Carrier F2 (Production of Binder-Type Carrier)

Polyester resin (100 parts by weight) (NE-110: made by Kao Corporation), 700 parts by weight of magnetic particles (Magnetite; EPT-1,000: made by Toda Kogyo Corp.) and 2 part by weight of carbon black (MOGUL-L; made by Cabot K.K.) were sufficiently mixed by a Henschel mixer, and melt-kneaded by a twin screw extruder kneader which was set at 180° C. in the cylinder section and at 170° C. in the cylinder head section. Then, this kneaded matter was cooled off, coarsely pulverized by a hammer mill, and finely pulverized by a jet mill, and then classified to obtain carrier particles having a volume-average particle size of 40 μm.

Evaluation

Each of the color toners of examples and comparative examples was mixed with each of carriers shown in Tables 2 and 3 so as to have a specific toner mixing ratio, and mixed at a frame for 30 minutes to form a starter. In the case of using carrier F1, the toner mixing ratio was 5 weight %, and in the case of using carrier F2, it was 7 weight %. With respect to the black toner, a black starter was prepared in the same method as the method for preparing the above-mentioned starter except that the toner mixing ratio with carrier F2 was set to 7 weight %.

The starter was loaded into a full-color image-forming apparatus having a non-contact fixing system, shown in FIG. 2, and mono-color images were formed. The starter was supplied to each of the image-forming units containing toners of the respective colors, and the toner amount of adhesion on the paper was 1 g/m2. The fixing power of the non-contact fixing system (xenon lamp) was set to 3.5 J/cm2. The xenon lamp has a light-emitting spectrum peak in a wavelength range of 810 to 840 nm.

Fixing Property

The fixing property was evaluated based upon a change in image densities obtained before and after the image had been rubbed with a sand-containing rubber eraser.

Change in image densities=(Image density after test/Image density before test)×100 (%)

  • ⊚: Change in image densities was not less than 90%;
  • ◯: Change in image densities was not less than 80%;
  • Δ: Change in image densities was not less than 70% (level causing no problems in practical use); and
  • ×: Change in image densities was less than 70%.
Smearing Preventive Property

Each image, obtained at the time of evaluating the fixing property, was rubbed against another unused copying paper, and the stained state of the unused copy paper was observed, and classified into the following ranks:

  • ⊚: No stains were found;
  • ◯: Although stains were slightly found, they were hardly conspicuous;
  • Δ: Although stains were slightly observed, no problems were raised in practical use (level causing no problem in practical use); and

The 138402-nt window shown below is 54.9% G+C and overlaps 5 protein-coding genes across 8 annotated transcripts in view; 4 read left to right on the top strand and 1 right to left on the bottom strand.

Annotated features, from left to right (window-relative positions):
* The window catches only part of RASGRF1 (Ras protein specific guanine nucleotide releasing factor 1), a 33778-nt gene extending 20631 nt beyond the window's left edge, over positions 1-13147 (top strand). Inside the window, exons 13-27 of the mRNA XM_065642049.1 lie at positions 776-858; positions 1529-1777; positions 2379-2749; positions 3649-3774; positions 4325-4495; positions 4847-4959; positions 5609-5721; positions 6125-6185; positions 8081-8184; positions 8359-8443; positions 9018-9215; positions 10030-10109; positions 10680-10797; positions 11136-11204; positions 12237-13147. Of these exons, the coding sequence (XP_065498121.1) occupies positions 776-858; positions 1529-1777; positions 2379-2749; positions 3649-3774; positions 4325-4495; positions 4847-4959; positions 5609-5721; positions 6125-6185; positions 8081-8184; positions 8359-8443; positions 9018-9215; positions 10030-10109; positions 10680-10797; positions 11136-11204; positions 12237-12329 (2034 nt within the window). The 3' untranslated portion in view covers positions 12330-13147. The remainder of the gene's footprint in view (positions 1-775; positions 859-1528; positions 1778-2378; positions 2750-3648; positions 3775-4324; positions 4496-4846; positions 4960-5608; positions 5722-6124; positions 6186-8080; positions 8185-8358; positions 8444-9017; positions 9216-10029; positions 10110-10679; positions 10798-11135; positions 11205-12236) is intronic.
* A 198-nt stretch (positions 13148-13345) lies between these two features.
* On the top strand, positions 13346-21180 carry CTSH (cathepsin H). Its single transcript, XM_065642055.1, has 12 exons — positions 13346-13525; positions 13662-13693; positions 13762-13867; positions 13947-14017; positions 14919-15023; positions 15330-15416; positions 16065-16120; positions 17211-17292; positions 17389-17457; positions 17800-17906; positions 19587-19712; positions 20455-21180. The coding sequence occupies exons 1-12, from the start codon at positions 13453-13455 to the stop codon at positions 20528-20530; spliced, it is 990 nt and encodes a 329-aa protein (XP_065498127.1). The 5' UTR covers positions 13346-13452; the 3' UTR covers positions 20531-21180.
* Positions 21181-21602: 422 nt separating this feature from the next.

• ×: Stains were observed over the entire paper.
Color Reproducibility

Single color toner images were formed with a toner amount of adhesion of 5 g/m2; and the level with good color reproducibility was indicated by ◯; the level that causes no problem in practical use although there was slight cloud in the color was indicated by Δ; and the level that causes serious problems in practical use due to much cloud in the color was indicated by ×.

Fogging, Dot Reproducibility, Fine-line Reproducibility

The level with superior image quality was indicated by ◯; the level that causes no problem in practical use was indicated by Δ; and the level that causes serious problems in practical use was indicated by ×.

Heat Resistance

Toner (20 g) was put into a glass bottle, and left under a high temperature of 50° C. for 24 hours, and the resulting toner was visually observed. The level having no aggregated particles without causing any problem was indicated by ◯; the level in which soft aggregation was slightly observed, but easily crumbled, was indicated by Δ; and the level in which firm aggregation of solidified particles was observed, and hardly crumbled to cause serious problems in practical use was indicated by ×.

TABLE 4
Physical properties of toner (reference) Evaluation results
Maximum Maximum Maximum Smearing Color Heat
absorbance absorbance absorbing Fixing preventive repro- Fogg- Dot Fine-line resis-
(810~870) (870~1000) Ratio peak (nm) properties property ducibility ing reproductibility reproductibility tance
Ex. 1 1.10 0.24 4.6 825
Ex. 2 0.65 0.20 3.3 825 Δ
Ex. 3 1.60 0.28 5.7 825 Δ
Ex. 4 1.58 0.25 6.3 825
Ex. 5 1.13 0.27 4.2 825
Ex. 6 0.65 0.28 2.3 825 Δ Δ
Ex. 7 1.10 0.24 4.6 825
Ex. 8 1.10 0.24 4.6 825
Ex. 9 1.10 0.24 4.6 825
Ex. 10 1.26 0.35 3.6 825
Ex. 11 1.02 0.23 4.4 825
Ex. 12 0.98 0.24 4.1 825
Ex. 13 1.05 0.24 4.4 825